7. Of the dewormers that have been approved for use by FDA which are specifically approved for use with goats?

Levasol and Tramisol, oral drench
Valbazen oral drench
Ivomec for sheep oral drench
Safeguard/Panacur oral drench
Rumatel feed additive


8. Below are statements related to integrated approaches for parasite control. Check the TRUE statement(s); leaving the FALSE statement(s) unchecked.

The control of worms seldom relies on grazing management and/or dewormer treatment.
The evolution of dewormer resistance in worm populations is recognized globally and threatens the success of drug treatment programs within the United States.
A comprehensive study in the US on prevalence of dewormers resistance in goats, found 90% of all farms had resistance to 2 or 3 drug classes and 30% of farms had worms resistant to all 3 drug classes.
The one dewormer that may still remain effective in some circumstances is Cydectin.


9. Below are statements regarding blood packed cell volume (PCV). Check the TRUE statement(s); leaving the FALSE statement(s) unchecked.

Nematode parasites cannot affect an animals' ability to maintain normal red blood cell count.
The PCV is the percent of blood that is red blood cells and a normal percentage is usually above 30%.
When PCV drops below 15%, symptoms of anemia usually start to appear.
PCV values have been used to support other response criteria, and are not necessarily used as a "stand-by-itself" diagnostic tool.
PCV is determined by centrifuging blood in a capillary tube (similar in size to a ball point pen refill) which packs the cells and percent is measured.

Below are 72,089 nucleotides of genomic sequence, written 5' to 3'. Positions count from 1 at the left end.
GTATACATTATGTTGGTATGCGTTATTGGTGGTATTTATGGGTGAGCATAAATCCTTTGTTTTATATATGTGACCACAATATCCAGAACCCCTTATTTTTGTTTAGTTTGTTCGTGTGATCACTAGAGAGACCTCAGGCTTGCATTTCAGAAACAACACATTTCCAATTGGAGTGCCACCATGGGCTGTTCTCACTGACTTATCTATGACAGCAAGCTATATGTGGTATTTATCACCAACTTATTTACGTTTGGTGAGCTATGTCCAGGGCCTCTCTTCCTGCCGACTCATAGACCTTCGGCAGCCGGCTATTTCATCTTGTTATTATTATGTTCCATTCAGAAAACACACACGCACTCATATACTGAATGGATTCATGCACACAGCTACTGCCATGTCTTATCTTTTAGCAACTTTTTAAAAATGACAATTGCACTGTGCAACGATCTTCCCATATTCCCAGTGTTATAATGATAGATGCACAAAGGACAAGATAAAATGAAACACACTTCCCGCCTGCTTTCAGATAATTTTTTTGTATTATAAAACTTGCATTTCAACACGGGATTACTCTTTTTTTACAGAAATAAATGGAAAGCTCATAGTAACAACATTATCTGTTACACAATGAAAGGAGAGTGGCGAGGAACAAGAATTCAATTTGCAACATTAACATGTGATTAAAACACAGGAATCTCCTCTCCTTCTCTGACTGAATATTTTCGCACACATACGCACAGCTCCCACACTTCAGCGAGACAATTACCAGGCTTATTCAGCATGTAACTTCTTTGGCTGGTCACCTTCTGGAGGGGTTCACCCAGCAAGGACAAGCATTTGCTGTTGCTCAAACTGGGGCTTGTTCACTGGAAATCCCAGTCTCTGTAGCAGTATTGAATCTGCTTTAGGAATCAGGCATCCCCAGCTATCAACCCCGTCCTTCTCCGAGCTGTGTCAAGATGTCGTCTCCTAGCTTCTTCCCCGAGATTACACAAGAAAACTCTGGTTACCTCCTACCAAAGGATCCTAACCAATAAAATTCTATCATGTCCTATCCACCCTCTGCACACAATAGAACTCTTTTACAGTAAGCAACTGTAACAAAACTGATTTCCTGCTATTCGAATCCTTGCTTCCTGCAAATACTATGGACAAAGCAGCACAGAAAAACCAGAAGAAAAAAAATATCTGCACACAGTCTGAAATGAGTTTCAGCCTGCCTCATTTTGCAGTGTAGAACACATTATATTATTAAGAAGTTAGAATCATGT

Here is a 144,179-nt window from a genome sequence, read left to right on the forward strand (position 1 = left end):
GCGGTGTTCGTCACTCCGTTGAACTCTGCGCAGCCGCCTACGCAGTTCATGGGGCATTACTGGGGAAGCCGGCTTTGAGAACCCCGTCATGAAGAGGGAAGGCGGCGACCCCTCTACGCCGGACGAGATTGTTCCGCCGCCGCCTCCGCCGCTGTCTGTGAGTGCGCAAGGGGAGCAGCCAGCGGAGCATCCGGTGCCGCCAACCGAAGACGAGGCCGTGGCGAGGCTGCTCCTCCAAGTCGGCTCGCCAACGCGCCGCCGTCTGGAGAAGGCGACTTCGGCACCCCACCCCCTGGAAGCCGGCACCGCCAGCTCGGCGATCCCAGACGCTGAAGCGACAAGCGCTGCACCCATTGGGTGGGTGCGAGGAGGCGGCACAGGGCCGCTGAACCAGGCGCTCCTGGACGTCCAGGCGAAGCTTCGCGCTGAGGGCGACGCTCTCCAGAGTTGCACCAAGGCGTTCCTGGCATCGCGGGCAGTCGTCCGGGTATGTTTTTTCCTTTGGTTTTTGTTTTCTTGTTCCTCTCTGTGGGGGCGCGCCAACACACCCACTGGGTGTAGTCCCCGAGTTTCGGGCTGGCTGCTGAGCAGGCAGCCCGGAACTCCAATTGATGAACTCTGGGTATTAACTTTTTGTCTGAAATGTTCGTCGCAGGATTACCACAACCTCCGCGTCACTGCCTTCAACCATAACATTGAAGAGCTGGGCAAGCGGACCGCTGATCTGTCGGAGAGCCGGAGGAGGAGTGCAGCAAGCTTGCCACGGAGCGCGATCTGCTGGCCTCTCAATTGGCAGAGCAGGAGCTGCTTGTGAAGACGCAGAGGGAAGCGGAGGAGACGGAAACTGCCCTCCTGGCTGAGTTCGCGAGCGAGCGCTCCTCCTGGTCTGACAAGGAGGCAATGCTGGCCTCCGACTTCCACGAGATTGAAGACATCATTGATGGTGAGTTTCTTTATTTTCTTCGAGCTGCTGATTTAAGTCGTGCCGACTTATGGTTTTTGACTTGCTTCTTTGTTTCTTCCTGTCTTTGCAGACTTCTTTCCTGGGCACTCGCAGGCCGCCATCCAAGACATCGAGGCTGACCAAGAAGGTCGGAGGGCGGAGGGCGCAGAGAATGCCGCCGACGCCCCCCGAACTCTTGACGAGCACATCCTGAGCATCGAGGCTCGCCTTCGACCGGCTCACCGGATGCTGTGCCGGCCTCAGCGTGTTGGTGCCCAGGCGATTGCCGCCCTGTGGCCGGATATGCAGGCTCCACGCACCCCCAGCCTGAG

All nematode parasite infections can result in chronic anemia where red blood cells are not being made fast enough to keep up with demand.


10. Below is a list of dewormers. Some of the dewormer(s) are approved for goats and some are Extra-label products. Check the APPROVED dewormer(s); leaving the EXTRA-LABEL dewormer(s) unchecked.

Safeguard/Panacur
Cydectin
Valbazen
Rumatel
Ivomec for sheep
Levasol
Tramisol


11. There are three general classes of dewormers. They are listed below. Match the class of dewormer to the brand name. Place the correct numbers in the blank.
1. Benzimidazoles
2. Imidazothiazoles
3. Macrolides

Levasol
Ivomec
Safeguard, Panacur
Tramisol
Rumatel
Cydectin
Valbazen


12. Below are statements that represent the different stages of the life cycle of parasites. In the blank in front of each statement place a number from 1 to 6 with one being the starting point of the life cycle and 6 being the ending point of the life cycle where the cycle starts over. Please note that 1 has already been selected with "Adult nematodes in the digestive tract".

Host ingests infective larvae
Eggs are laid in digestive tract
Eggs hatch, and larvae develop to infective 3rd stage in soil and feces
Adult nematodes in the digestive tract
Eggs in feces
Larvae mature to adult stage